5. ^ Elder, Miriam (26 October 2007). "Discreet With a Deceptively Shy Grin". Moscow Times. Archived from the original on 14 October 2014. Retrieved 13 February 2022.
  6. ^ "Naryshkin Appointed Cabinet Chief". Moscow Times. 15 September 2004. Archived from the original on 4 June 2013. Retrieved 13 February 2022.
  7. ^ "Кто такой Нарышкин" [Who is Naryshkin] (in Russian). 15 February 2007. Archived from the original on 5 June 2011. Retrieved 13 February 2022.
  8. ^ "Meet Sergey Naryshkin, Putin's spymaster in Ukraine". The Spectator. 12 February 2022. Retrieved 16 August 2023.
  9. ^ Указом Президента Российской Федерации от 14 февраля 2012 г. № 183—Presidential decree of February 14, 2012 No. 183 repealed ("abrogated") the original decree: May 15, 2009 No. 549 (Collected Legislation of the Russian Federation, 2009, No. 21, p. 2541); and amendments: January 22, 2010 No. 97 (Collected Legislation Russian Federation, 2010, No. 4, p. 372); and September 8, 2010 No. 1103 (Collected Legislation Russian Federation, 2010, No. 37, article 4644).
  10. ^ "Naryshkin named Russia’s parliamentary speaker", RIA Novosti, 21 December 2011. Retrieved 21 December 2011.
  11. ^ "State Duma Speaker Sergei Naryshkin Forms Culture Council". Russkiy Mir Foundation. Archived from the original on 17 April 2013. Retrieved 6 July 2012.
  12. ^, Нарышкин: В России нет политзаключенных [Naryshkin: Russia has no political prisoners], 2 September 2013.
  13. ^ "ALDE wants investigation of Le Pen's contacts with Moscow". 29 May 2015. Retrieved 23 September 2016.
  14. ^ "Executive Order - Blocking Property of Additional Persons Contributing to the Situation in Ukraine". The White House - Office of the Press Secretary. 20 March 2014.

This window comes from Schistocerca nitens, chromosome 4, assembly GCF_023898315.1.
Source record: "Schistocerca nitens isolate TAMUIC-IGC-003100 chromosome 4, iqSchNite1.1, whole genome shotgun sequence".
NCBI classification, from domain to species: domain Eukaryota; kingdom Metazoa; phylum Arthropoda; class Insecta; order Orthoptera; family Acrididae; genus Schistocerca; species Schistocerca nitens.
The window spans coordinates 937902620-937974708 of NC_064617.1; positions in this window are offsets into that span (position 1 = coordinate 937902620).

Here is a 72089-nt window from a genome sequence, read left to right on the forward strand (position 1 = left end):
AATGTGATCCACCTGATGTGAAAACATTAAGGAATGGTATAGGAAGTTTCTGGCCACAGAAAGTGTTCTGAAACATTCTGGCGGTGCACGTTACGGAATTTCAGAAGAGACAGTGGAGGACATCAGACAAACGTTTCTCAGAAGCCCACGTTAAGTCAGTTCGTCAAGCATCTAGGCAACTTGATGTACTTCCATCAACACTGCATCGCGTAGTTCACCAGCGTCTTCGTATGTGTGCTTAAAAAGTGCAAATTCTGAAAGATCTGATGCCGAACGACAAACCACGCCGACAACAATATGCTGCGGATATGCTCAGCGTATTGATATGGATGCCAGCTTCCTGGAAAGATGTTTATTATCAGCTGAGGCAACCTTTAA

15. ^ "Treasury Sanctions Russian Officials, Members Of The Russian Leadership's Inner Circle, And An Entity For Involvement In The Situation In Ukraine". US Department of the treasury.
  16. ^
  17. ^ Specially Designated Nationals List (SDN)
  18. ^ Shuklin, Peter (21 March 2014). "Putin's inner circle: who got in a new list of US sanctions". Archived from the original on 7 February 2015. Retrieved 20 February 2016.
  19. ^ President of The United States (19 March 2016). "Ukraine EO13661" (PDF). Federal Register. Retrieved 20 February 2016.
  20. ^ US suspends sanctions against Russian security chiefs during their visit to Washington TASS, 2 February 2018.
  22. ^ "Russian spy chief's son has a Budapest address – in a property owned by an old friend of Orbán's chief of staff". telex (in Hungarian). 14 November 2022. Retrieved 15 August 2023.
  23. ^ "Putin names ally Sergei Naryshkin as new foreign spy chief". BBC News. 22 September 2016. Retrieved 23 September 2016.
  24. ^ "Russia spy chief says Ukraine invasion plan 'malicious' U.S. propaganda". Reuters. 27 November 2021.
  25. ^ "Putin puts foreign intelligence chief on the spot - CNN Video". CNN. 22 February 2022. Retrieved 27 February 2022.
  26. ^ Coleman, Julie. "Spy chief humiliated by Putin on Russian TV for stammering releases new video echoing Putin's war rhetoric". Business Insider. Retrieved 27 February 2022.
  27. ^ "Russia's spy chief stammered as Putin snapped at him to 'speak directly!' while pressing him about support for decree on eastern Ukraine". Retrieved 27 February 2022.
  28. ^ Taub, Amanda (26 February 2022). "Putin Seems to Sideline Advisers on Ukraine, Taking a Political Risk". The New York Times. Retrieved 27 February 2022.